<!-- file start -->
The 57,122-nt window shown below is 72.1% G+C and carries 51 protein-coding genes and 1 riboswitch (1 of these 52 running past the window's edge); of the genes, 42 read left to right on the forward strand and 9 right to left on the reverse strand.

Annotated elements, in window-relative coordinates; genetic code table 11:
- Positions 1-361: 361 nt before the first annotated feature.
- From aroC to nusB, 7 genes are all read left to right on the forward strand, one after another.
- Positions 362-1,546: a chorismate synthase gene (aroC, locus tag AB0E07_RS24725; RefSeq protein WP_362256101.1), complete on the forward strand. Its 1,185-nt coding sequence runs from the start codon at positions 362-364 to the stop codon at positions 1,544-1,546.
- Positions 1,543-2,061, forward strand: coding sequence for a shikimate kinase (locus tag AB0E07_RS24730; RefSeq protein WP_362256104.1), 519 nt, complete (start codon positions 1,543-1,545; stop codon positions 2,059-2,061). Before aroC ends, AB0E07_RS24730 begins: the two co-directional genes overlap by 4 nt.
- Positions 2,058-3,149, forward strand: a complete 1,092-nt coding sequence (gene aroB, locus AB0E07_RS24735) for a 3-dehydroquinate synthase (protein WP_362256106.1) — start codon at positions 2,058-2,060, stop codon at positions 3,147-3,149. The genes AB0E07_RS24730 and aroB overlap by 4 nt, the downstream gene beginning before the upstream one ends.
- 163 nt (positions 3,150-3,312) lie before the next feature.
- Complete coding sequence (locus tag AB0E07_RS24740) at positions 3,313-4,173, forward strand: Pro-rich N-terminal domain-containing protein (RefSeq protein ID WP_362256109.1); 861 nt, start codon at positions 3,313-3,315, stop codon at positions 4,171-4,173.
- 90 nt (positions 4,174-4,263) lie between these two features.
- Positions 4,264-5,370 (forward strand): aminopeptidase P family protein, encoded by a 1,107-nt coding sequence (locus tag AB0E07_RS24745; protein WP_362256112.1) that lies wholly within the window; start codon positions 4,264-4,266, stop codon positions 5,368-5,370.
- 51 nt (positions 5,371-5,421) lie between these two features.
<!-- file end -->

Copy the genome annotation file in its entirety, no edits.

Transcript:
The 57,122-nt window shown below is 72.1% G+C and carries 51 protein-coding genes and 1 riboswitch (1 of these 52 running past the window's edge); of the genes, 42 read left to right on the forward strand and 9 right to left on the reverse strand.

Annotated elements, in window-relative coordinates; genetic code table 11:
- Positions 1-361: 361 nt before the first annotated feature.
- From aroC to nusB, 7 genes are all read left to right on the forward strand, one after another.
- Positions 362-1,546: a chorismate synthase gene (aroC, locus tag AB0E07_RS24725; RefSeq protein WP_362256101.1), complete on the forward strand. Its 1,185-nt coding sequence runs from the start codon at positions 362-364 to the stop codon at positions 1,544-1,546.
- Positions 1,543-2,061, forward strand: coding sequence for a shikimate kinase (locus tag AB0E07_RS24730; RefSeq protein WP_362256104.1), 519 nt, complete (start codon positions 1,543-1,545; stop codon positions 2,059-2,061). Before aroC ends, AB0E07_RS24730 begins: the two co-directional genes overlap by 4 nt.
- Positions 2,058-3,149, forward strand: a complete 1,092-nt coding sequence (gene aroB, locus AB0E07_RS24735) for a 3-dehydroquinate synthase (protein WP_362256106.1) — start codon at positions 2,058-2,060, stop codon at positions 3,147-3,149. The genes AB0E07_RS24730 and aroB overlap by 4 nt, the downstream gene beginning before the upstream one ends.
- 163 nt (positions 3,150-3,312) lie before the next feature.
- Complete coding sequence (locus tag AB0E07_RS24740) at positions 3,313-4,173, forward strand: Pro-rich N-terminal domain-containing protein (RefSeq protein ID WP_362256109.1); 861 nt, start codon at positions 3,313-3,315, stop codon at positions 4,171-4,173.
- 90 nt (positions 4,174-4,263) lie between these two features.
- Positions 4,264-5,370 (forward strand): aminopeptidase P family protein, encoded by a 1,107-nt coding sequence (locus tag AB0E07_RS24745; protein WP_362256112.1) that lies wholly within the window; start codon positions 4,264-4,266, stop codon positions 5,368-5,370.
- 51 nt (positions 5,371-5,421) lie between these two features.